[tor-talk] Why make bad-relays a closed mailing list?

Philipp Winter phw at nymity.ch
Thu Jul 31 20:12:33 UTC 2014

On Thu, Jul 31, 2014 at 07:21:59PM +0000, Nusenu wrote:
> > I think we need to distinguish between the report and the
> > discussion. Ultimately, a report that is acted upon *cannot* remain
> > secret.  As soon as a relay gets the BadExit flag, the operator can
> > figure out that they got caught.  As a result, I believe that the
> > mere fact that a relay was blocked (via BadExit or reject) can be
> > published.  There is an ongoing discussion if we should do that.
> > 
> > The discussion of observed malicious behaviour, however, can give
> > the attacker a lot of knowledge which they can exploit in order to
> > evade detection in the future.  Consider, for example, an HTTPS
> > MitM attack which targets a small number of web sites.  If somebody
> > reports only one of these targets, the attacker can spawn a new
> > relay after discovery and simply reduce the set of targeted sites
> > in order to remain under the radar.  This seems to be an uphill
> > battle and it's difficult to have full transparency without giving
> > dedicated adversaries a big advantage.
> You might find the proven approach used in other areas (security bugs)
> a viable option:
> Keep the discussion private until a decission has been reached, make
> it (the discussion) public once the report has been closed (whether
> with or without a flag or reject entry).
> This allows for transparency while at the same time shouldn't
> interfere with ongoing investigations.

Yes, it is generally not a problem to publish a security bug which has
already been fixed.  In fact, it is encouraged because it spreads
knowledge and awareness.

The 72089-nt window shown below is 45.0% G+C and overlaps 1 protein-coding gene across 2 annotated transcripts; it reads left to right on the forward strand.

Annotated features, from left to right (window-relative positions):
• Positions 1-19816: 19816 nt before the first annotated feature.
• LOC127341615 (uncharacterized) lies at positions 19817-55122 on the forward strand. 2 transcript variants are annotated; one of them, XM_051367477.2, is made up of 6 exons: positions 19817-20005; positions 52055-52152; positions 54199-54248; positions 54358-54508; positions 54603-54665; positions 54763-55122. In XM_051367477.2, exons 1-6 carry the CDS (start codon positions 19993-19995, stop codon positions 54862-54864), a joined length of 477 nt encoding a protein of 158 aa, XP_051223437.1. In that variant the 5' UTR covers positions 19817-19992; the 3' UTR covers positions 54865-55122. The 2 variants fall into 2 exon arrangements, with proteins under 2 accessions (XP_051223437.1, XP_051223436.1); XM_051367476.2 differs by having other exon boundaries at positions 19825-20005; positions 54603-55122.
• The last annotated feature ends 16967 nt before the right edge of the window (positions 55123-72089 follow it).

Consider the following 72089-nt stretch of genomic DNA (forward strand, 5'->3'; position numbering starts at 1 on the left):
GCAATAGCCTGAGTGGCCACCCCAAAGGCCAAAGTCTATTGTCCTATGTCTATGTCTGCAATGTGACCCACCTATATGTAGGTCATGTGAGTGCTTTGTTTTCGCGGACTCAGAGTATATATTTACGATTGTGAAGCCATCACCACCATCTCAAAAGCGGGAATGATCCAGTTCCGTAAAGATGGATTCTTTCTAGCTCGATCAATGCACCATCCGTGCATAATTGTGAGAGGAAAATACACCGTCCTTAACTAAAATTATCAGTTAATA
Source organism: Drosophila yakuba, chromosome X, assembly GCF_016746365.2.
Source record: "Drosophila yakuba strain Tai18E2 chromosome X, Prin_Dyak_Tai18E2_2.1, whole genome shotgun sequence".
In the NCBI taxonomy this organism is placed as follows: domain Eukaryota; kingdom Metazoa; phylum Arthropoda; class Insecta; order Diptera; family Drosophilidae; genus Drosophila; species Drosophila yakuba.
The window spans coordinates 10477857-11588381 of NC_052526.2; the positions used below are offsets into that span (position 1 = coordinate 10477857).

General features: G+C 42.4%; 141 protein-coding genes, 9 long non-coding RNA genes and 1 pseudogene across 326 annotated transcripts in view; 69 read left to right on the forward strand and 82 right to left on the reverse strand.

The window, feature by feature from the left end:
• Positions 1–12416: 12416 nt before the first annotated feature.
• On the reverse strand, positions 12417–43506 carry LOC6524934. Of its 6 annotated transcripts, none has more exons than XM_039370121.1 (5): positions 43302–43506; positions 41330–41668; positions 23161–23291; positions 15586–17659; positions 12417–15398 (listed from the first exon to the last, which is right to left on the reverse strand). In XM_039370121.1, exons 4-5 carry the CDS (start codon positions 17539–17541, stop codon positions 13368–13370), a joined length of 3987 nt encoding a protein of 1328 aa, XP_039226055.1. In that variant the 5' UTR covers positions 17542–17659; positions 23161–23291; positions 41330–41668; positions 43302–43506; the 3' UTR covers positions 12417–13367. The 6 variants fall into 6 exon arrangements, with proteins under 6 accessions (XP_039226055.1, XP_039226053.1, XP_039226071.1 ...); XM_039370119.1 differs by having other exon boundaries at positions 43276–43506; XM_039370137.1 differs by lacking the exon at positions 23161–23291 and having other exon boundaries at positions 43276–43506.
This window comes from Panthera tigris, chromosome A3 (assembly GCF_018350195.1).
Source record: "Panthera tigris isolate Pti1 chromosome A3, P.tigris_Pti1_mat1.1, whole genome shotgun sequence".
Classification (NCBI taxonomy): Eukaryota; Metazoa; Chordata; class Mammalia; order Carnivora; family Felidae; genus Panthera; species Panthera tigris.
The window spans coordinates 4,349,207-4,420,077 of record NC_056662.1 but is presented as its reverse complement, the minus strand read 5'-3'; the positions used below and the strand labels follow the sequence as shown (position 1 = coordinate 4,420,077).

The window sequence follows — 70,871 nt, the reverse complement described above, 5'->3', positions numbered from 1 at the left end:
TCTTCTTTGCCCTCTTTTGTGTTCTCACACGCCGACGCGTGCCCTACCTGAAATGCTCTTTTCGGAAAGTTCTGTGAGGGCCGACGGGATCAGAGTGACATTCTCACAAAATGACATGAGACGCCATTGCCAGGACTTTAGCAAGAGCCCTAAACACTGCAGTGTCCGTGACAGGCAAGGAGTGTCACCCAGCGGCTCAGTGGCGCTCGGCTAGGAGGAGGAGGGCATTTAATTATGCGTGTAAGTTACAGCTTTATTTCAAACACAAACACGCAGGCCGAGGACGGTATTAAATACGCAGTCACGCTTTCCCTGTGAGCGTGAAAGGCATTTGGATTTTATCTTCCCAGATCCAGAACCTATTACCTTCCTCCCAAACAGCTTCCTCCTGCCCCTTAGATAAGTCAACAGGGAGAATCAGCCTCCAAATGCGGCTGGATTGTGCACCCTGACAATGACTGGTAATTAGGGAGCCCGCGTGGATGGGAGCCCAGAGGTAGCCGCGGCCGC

Our situation is a slightly different one, though.  By publishing the
discussion about a relay (even if it has already been disabled), we are
harming future endeavours: As long as we keep using the same method to
check malicious relays, revealing this very method would "spoil it"
until we switch to a different one.  That's not quite the case with
security bugs.  If we had plenty of resources, scanning modules, and
methods, the story would be different but unfortunately that's not the

One good example is documented in a recent research paper [0].  Section
5.2 describes how we chased a group of related malicious exit relays
over several months.  At some point the attackers began to sample MitM
attempts and target web sites.  Publishing our actions would probably
have helped the attackers substantially.

I think in addition to publishing *which* relays were disabled, it would
also be safe to publish *why* they were disabled.  We could add a short
sentence along the lines of "running HTTPS MitM" or "running sslstrip".
Damian mentioned that in the other thread.

[0] https://petsymposium.org/2014/papers/Winter.pdf


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